Stitches used :
Magic circle : To refresh your skill, please view this easy video https://www.youtube.com/watch?v=WLuSVyKvoUg

Chainless dc start : Instead of the usual start with ch 2 or ch 3, I’d like to introduce this lovely new way of starting a dc Round.  Do take a look at this self-explanatory super video http://www.mooglyblog.com/chainless-starting-double-crochet/
In case you are unhappy with this start, or do not like it, do continue with the usual ch-2 or ch-3 start.  However, all instructions will be given assuming that you are using the chainless dc start.

fpdc : Front Post Double Crochet : Post stitches are stitches worked around the post of a stitch of the Round below.
yo, hk into sp between posts of st from Round below – going from back of stitch, around st and into the front of the st ; yo, pull yarn through the sps (3 lps on hk), (yo & pull through 2 lps) twice.  One fpdc complete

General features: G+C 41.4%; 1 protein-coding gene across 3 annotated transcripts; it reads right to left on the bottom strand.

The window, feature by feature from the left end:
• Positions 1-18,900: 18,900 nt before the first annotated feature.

How to carry your yarn along when using more than one colour :  http://www.dummies.com/how-to/content/how-to-carry-yarn-in-crochet.html




 
How to join the two ends of your work : https://www.youtube.com/watch?v=NUGb9pIcsXE


Instructions : (Using U.S terminology)

Before we start, let us visualize what we are about to create here.  We will start our little cap from the crown (top) of the head, and work our way down to the forehead.  Please use the link given above for general head sizing or use the actual measurements for the baby you are working for.  Remember that the choice of yarn, hook as well as the tension you work with will all make a difference to the stretch of the yarn, so factor that in as well when making your projects.